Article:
The Court is the ultimate decision in the Nation for all cases and controversies arising under the Constitution or the laws of the United States. The Court is charged with ensuring the American people the promise of equal justice under law and, thereby, also functions as guardian and interpreter of the Constitution.
Deals with cases involving the Constitution federal laws,treaties and disputes between states, hears appeals of decisions by the Court of Appeals.
To interpret and ensure proper application of the laws written by the legislative branch and enforced by the executive branch.
Has nine justices, led by a chief justice.
The first political parties
The first two parties were the Federalists and the Democratic-Republicans. The Federalists, led by Alexander Hamilton, were for a strong national government and public support for the economy, while the Democratic-Republicans, led by Thomas Jefferson, were for small government, with little interference from the government.
Ordinance of Religious Freedom
The Virginia legislature passes Jefferson's Ordinance of Religious Freedom guaranteeing that no man may be forced to attend or support any church or be discriminated against because of his religious preference. This will later serve as the model for the first amendment to the U.S. Constitution.
was a diplomatic incident between French and United States diplomats that resulted in a limited, undeclared war known as the Quasi-War. U.S. and French negotiators restored peace with the Convention of 1800, also known as the Treaty of Mortefontaine.
Federalists vs. Antifederalists
• Supported Constitution
• Desired strong central government
• Liked balance of powers in Constitution
• Made speeches and pamphlets advocating change in government
• Opposed Constitution
• Feared central government would be too powerful
• Concerned about lack of guarantee of individual rights
• George Mason became Antifederalist over rights issue
Kentucky and Virginia Resolutions
Written anonymously by Jefferson and Madison in response to the Alien and Sedition Acts, they declared that states could nullify federal laws that the states considered unconstitutional.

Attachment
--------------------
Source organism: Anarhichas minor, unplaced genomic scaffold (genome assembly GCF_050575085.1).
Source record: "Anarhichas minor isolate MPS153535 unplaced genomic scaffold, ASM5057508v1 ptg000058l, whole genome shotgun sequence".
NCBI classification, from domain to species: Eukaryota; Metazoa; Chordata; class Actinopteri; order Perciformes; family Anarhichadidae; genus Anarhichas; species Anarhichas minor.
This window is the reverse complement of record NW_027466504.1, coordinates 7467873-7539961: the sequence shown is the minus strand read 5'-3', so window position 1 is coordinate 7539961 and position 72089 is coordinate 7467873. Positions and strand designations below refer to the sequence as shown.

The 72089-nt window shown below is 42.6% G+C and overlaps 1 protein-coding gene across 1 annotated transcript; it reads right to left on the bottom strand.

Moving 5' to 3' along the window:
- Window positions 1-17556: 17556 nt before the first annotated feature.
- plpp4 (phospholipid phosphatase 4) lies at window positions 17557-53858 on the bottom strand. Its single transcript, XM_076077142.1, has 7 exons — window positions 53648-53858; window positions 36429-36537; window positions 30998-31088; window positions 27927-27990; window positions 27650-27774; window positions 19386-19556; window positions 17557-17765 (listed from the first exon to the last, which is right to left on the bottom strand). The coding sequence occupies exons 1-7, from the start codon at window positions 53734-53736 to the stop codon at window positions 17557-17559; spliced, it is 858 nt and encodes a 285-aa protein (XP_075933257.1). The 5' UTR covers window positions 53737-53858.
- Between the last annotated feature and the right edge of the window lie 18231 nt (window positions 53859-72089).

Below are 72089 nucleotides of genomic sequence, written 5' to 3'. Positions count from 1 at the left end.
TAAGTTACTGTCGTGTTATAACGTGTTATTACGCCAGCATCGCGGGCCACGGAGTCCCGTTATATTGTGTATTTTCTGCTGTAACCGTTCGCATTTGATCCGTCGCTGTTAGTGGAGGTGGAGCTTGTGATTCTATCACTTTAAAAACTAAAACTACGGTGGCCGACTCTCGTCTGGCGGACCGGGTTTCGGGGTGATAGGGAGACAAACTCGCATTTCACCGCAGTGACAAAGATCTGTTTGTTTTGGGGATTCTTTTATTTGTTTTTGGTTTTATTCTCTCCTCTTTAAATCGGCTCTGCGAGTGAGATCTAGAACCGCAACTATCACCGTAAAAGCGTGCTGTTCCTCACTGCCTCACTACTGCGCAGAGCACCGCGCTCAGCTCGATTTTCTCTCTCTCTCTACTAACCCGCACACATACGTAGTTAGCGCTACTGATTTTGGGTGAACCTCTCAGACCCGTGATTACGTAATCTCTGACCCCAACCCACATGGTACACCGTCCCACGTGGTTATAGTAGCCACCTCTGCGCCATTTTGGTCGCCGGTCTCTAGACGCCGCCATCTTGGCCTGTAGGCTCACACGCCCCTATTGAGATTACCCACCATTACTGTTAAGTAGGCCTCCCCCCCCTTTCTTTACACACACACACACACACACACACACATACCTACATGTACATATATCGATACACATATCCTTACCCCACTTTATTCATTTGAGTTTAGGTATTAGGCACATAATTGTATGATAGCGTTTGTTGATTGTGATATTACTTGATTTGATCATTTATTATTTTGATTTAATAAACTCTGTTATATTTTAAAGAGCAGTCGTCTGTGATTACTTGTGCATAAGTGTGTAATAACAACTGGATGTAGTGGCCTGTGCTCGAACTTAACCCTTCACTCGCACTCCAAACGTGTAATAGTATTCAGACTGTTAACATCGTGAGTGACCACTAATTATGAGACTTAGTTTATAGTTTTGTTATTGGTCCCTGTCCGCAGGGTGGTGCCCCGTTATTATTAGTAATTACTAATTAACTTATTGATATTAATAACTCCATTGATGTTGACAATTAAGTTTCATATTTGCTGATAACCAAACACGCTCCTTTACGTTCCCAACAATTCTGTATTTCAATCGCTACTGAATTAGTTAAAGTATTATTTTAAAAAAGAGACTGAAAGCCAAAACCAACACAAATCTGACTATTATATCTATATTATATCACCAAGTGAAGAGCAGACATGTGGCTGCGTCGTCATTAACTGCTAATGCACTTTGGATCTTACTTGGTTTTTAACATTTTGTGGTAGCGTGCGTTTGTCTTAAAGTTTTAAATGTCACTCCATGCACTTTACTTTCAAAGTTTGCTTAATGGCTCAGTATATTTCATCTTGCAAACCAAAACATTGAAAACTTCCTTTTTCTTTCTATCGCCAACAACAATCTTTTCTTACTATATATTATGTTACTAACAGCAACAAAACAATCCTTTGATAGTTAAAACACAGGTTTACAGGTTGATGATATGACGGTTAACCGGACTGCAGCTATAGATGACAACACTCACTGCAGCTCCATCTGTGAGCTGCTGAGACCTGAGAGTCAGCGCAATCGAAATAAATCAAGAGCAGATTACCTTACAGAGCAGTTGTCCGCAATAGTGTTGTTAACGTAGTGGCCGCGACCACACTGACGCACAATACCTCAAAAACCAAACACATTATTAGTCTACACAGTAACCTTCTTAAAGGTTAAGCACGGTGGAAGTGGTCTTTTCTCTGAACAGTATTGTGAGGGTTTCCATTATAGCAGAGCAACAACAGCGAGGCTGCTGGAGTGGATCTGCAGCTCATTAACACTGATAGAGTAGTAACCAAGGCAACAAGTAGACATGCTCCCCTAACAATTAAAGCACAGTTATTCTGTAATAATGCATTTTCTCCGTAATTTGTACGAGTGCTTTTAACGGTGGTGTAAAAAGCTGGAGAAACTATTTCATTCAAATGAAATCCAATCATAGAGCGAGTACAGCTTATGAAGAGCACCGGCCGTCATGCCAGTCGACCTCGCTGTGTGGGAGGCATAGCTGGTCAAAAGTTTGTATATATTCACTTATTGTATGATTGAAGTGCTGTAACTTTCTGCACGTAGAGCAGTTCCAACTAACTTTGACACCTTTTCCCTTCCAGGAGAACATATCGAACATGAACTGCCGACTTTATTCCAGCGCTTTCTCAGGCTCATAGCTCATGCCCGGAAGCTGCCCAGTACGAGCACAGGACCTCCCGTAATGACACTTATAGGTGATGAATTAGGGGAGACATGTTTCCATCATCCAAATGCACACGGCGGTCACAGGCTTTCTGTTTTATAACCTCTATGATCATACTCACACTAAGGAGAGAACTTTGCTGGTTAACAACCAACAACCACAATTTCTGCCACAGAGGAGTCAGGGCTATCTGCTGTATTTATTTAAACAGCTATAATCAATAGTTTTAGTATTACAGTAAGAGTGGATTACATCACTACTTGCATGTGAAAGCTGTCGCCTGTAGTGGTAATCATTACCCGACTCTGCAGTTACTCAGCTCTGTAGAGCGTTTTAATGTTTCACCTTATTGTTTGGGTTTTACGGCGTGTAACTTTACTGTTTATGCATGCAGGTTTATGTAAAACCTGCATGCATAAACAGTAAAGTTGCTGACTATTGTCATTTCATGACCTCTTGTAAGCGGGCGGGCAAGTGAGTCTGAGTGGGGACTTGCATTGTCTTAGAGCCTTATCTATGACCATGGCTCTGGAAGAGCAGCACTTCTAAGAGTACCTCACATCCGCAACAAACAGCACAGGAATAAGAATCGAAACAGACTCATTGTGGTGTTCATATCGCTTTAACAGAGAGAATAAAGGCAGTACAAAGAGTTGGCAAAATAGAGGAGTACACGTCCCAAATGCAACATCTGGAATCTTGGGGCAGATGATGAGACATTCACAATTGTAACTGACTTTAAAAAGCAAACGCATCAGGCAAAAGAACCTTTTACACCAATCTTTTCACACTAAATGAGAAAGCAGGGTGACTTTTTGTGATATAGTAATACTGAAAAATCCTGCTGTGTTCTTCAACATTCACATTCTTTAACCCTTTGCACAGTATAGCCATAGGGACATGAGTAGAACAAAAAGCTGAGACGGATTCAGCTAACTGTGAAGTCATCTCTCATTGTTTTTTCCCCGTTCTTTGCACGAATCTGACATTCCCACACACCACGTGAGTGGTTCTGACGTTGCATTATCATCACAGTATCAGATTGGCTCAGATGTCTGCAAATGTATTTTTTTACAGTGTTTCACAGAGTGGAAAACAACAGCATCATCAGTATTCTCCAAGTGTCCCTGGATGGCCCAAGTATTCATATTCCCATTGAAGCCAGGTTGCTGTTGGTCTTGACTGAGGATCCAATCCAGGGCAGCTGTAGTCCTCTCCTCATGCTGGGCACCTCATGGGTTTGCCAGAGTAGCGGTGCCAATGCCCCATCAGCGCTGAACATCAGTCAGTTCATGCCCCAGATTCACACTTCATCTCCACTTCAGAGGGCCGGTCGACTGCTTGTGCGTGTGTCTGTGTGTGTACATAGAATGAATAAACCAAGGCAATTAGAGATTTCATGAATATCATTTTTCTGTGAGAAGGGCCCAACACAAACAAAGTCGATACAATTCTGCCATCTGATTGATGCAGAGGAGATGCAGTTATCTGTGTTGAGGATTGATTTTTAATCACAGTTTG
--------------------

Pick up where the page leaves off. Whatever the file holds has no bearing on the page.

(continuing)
Makes the laws
Article II of the Constitution lists powers of executive branch, which enforces laws passed by Congress.
Head of the executive branch is the president.
President and vice president elected every four years.
Vice president becomes president if the president dies, resigns, or is removed from office.
House of Representatives can impeach, or vote to charge president with serious crimes; Senate tries impeachment cases; Congress can remove president from office if found guilty.
Judicial branch—system of federal courts headed by U.S. Supreme Court.
Article III of the Constitution outlines courts' duties.
Federal courts can strike down a state or federal law if the court finds law unconstitutional.
Federal court judges are appointed by the president for life.
The lower federal courts are divided into 94 districts.
The Courts of Appeals review cases from the lower courts.
Powers held jointly by the national and state governments.
A certain number of electors from each state proportional to and seemingly representative of that state's population. each elector chooses a candidate believing they are representing their constituency's choice. The candidate who receives a higher proportion of electoral votes within a state receives all the electoral votes for that state.
way of interpreting the Constitution that allows the federal government to take only those actions the Constitution specifically says it can take
belief that the government can do anything that the constitution does not prohibit
Criminal Proceedings; Due Process; Eminent Domain; Double Jeopardy; Protection from Self incrimination
Right to a speedy, public trial by jury
Right to know charges and hear witnesses
Right to impel witnesses to appear
Right to an attorney
Right of trial by jury in civil cases—cases where harm has occurred but not necessarily the breaking of the law
Allows for bail, a set amount of money that defendants promise to pay the court if they fail to appear at the proper time
Bans "cruel and unusual punishments"
prevents the military from forcing citizens to house soldiers
provide guidelines for protecting the rights of the accused.
Recommended textbook explanations
Magruder's American Government
United States Government: Our Democracy
United States Government: Our Democracy
Donald A. Ritchie, Richard C. Remy